The Silent Soldiers of Naours

Michael Fiechtner
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Within hidden chambers inside caves in northern France, an incredible secret of the Great War was recently rediscovered – the signatures and graffiti of French, English and Australian soldiers etched over 100 years ago.

Silent Soldiers of Naours
Hidden caves in northern France bear the signatures of Great War soldiers.

Like many others in the region, the village of Naours was a place for soldiers to rest and recuperate “behind the lines”. Cheeky Aussies visited and left their names on walls as a legacy. Many would go off to the battlefields and never return.

Caves were a refuge in the Middle Ages

Back in the Middle Ages, the caves were hollowed out as a refuge for the local village, only to be rediscovered and explored by a local abbot (head of a monastery) in the late 18th century.

More recently, French archaeologist Gilles Prileaux and his team rediscovered the caves and unearthed the incredible stories of what happened to these men over 100 years ago.

Having been part of the Lost Diggers of Vignacourt project, my wife Donna and I became involved with Gilles and his team, while working in a small village near Naours, Vignacourt, that was also once behind the lines during WWI.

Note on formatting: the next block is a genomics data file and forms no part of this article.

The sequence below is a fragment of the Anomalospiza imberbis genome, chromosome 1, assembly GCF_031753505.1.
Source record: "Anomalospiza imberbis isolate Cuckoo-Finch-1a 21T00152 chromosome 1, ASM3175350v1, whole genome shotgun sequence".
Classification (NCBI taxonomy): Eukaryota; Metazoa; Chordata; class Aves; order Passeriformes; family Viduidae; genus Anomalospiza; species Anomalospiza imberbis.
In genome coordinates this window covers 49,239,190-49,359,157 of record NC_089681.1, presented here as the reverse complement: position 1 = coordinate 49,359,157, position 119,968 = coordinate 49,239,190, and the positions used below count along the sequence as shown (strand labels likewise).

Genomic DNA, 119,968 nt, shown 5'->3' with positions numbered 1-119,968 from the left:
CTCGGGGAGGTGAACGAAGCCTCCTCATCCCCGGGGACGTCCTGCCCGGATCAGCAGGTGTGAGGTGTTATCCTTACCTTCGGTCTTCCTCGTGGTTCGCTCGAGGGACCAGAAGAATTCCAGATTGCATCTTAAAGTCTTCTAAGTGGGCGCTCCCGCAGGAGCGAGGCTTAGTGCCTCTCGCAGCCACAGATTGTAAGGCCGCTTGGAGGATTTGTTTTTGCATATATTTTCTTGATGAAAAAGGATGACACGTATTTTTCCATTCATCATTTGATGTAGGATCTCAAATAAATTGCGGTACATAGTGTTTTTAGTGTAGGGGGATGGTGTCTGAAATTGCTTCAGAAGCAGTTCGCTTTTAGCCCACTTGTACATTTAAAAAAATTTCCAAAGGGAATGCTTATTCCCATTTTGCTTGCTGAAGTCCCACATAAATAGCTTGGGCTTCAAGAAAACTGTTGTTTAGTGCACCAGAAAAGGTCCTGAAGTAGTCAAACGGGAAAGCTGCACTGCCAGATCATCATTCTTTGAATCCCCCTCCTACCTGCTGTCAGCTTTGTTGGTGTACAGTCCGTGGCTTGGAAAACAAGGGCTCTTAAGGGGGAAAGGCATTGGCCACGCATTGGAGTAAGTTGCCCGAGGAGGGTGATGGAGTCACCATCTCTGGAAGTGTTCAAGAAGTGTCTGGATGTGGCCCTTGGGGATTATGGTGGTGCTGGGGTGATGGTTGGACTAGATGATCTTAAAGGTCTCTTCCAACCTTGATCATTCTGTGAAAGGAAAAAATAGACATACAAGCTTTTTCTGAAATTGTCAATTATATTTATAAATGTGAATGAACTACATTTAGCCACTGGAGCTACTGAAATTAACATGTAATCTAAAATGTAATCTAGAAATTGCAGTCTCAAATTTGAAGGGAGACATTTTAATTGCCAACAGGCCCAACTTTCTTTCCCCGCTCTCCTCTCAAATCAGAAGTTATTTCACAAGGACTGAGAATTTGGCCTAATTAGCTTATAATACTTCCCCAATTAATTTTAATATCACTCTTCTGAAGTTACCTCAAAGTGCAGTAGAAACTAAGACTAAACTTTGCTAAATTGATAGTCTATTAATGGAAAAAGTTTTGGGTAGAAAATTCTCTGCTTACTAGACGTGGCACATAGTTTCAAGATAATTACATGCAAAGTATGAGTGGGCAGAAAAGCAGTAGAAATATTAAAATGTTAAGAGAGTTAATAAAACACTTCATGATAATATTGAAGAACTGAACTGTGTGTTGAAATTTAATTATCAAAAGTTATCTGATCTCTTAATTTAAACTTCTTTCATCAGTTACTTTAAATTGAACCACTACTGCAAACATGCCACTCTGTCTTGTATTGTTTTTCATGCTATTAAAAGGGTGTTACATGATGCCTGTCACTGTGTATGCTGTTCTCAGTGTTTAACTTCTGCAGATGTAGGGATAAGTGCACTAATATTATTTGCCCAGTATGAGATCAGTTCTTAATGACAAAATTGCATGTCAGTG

3000 signatures, mostly by Aussies

Beneath the small village of Naours, over 3000 signatures are recorded on the walls of a network of ancient underground caves. Most signatures were scrawled by Australian soldiers while on leave or training for combat in Vignacourt and surrounding areas. Many went off to WWI battlefields and never returned, leaving their names forever etched in history.

Together with a local high school, we have been involved in the research and investigation of these signatures, matching them with the names and biographies of soldiers. From this research, Donna, Gilles, Matthieu Beuvin and I wrote The Silent Soldiers of Naours: Messages from Beneath the Somme.

Signatures matched with soldiers' bios

This is a military book with a heart, and it includes images of signatures and graffiti (drawings) matched to the names of Australian soldiers with their full biographies and pictures. It is a unique story that offers something new to readers interested in the history of WWI.

In late 2018, an exhibition was coordinated with the Royal Historical Society of Queensland to tell the story of the Queensland Diggers who left their names at Naours.

You can follow this story and that of the caves at and on Facebook.